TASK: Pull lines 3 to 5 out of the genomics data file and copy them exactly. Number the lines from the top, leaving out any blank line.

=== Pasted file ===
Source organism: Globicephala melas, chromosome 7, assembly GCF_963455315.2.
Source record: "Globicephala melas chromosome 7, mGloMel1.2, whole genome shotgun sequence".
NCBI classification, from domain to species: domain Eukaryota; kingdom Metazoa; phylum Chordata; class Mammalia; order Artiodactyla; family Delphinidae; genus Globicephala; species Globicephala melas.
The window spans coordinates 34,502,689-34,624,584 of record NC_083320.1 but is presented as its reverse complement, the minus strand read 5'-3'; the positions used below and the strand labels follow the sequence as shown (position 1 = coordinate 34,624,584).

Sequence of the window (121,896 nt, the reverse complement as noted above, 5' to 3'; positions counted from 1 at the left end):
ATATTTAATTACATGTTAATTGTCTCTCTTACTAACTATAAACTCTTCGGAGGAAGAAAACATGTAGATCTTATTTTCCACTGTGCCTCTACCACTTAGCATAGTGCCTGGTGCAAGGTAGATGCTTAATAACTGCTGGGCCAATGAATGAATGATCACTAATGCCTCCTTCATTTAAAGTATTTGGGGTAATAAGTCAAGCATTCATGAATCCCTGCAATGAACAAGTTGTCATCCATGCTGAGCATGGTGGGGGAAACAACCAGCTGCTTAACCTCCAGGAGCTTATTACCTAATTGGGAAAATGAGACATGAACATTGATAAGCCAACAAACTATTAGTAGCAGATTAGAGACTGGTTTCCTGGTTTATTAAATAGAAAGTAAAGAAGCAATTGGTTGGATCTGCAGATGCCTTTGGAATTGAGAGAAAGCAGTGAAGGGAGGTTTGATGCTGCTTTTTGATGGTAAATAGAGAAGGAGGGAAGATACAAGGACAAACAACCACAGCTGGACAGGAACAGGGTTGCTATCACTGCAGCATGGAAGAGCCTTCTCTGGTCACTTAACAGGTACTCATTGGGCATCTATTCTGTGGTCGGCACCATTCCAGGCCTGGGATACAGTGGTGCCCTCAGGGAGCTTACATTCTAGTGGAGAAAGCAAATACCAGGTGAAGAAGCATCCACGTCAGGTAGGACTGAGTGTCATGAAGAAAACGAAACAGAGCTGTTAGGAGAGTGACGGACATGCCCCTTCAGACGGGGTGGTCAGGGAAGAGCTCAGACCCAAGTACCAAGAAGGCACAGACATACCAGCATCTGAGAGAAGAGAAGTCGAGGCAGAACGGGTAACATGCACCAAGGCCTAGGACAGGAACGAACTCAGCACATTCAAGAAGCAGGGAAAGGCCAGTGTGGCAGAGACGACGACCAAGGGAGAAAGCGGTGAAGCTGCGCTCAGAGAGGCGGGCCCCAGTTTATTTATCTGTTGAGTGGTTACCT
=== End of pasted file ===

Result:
NCBI classification, from domain to species: domain Eukaryota; kingdom Metazoa; phylum Chordata; class Mammalia; order Artiodactyla; family Delphinidae; genus Globicephala; species Globicephala melas.
The window spans coordinates 34,502,689-34,624,584 of record NC_083320.1 but is presented as its reverse complement, the minus strand read 5'-3'; the positions used below and the strand labels follow the sequence as shown (position 1 = coordinate 34,624,584).

Sequence of the window (121,896 nt, the reverse complement as noted above, 5' to 3'; positions counted from 1 at the left end):